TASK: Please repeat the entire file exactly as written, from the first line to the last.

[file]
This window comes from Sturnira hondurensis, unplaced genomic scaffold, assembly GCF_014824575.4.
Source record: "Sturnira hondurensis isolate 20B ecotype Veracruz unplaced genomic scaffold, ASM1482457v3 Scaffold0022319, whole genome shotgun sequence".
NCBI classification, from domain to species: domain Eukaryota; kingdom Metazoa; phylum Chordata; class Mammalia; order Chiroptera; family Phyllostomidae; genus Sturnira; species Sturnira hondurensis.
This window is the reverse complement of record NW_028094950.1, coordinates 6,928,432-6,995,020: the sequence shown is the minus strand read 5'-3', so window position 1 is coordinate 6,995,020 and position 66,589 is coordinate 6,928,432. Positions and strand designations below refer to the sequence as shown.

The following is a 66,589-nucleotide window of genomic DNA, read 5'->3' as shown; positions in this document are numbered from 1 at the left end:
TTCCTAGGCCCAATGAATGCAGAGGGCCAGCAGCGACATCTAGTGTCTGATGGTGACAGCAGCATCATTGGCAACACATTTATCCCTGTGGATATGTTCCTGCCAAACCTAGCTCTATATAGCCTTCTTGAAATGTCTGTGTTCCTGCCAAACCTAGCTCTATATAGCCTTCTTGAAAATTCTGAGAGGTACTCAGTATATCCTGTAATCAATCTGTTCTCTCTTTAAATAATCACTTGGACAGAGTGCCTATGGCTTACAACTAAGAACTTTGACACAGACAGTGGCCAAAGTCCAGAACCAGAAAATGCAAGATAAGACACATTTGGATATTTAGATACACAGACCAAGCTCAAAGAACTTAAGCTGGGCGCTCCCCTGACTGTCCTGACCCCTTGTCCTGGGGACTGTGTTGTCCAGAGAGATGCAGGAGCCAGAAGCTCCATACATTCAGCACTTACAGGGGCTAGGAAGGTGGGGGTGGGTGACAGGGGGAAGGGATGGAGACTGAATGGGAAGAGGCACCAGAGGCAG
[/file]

This window comes from Sturnira hondurensis, unplaced genomic scaffold, assembly GCF_014824575.4.
Source record: "Sturnira hondurensis isolate 20B ecotype Veracruz unplaced genomic scaffold, ASM1482457v3 Scaffold0022319, whole genome shotgun sequence".
NCBI classification, from domain to species: domain Eukaryota; kingdom Metazoa; phylum Chordata; class Mammalia; order Chiroptera; family Phyllostomidae; genus Sturnira; species Sturnira hondurensis.
This window is the reverse complement of record NW_028094950.1, coordinates 6,928,432-6,995,020: the sequence shown is the minus strand read 5'-3', so window position 1 is coordinate 6,995,020 and position 66,589 is coordinate 6,928,432. Positions and strand designations below refer to the sequence as shown.

The following is a 66,589-nucleotide window of genomic DNA, read 5'->3' as shown; positions in this document are numbered from 1 at the left end:
TTCCTAGGCCCAATGAATGCAGAGGGCCAGCAGCGACATCTAGTGTCTGATGGTGACAGCAGCATCATTGGCAACACATTTATCCCTGTGGATATGTTCCTGCCAAACCTAGCTCTATATAGCCTTCTTGAAATGTCTGTGTTCCTGCCAAACCTAGCTCTATATAGCCTTCTTGAAAATTCTGAGAGGTACTCAGTATATCCTGTAATCAATCTGTTCTCTCTTTAAATAATCACTTGGACAGAGTGCCTATGGCTTACAACTAAGAACTTTGACACAGACAGTGGCCAAAGTCCAGAACCAGAAAATGCAAGATAAGACACATTTGGATATTTAGATACACAGACCAAGCTCAAAGAACTTAAGCTGGGCGCTCCCCTGACTGTCCTGACCCCTTGTCCTGGGGACTGTGTTGTCCAGAGAGATGCAGGAGCCAGAAGCTCCATACATTCAGCACTTACAGGGGCTAGGAAGGTGGGGGTGGGTGACAGGGGGAAGGGATGGAGACTGAATGGGAAGAGGCACCAGAGGCAG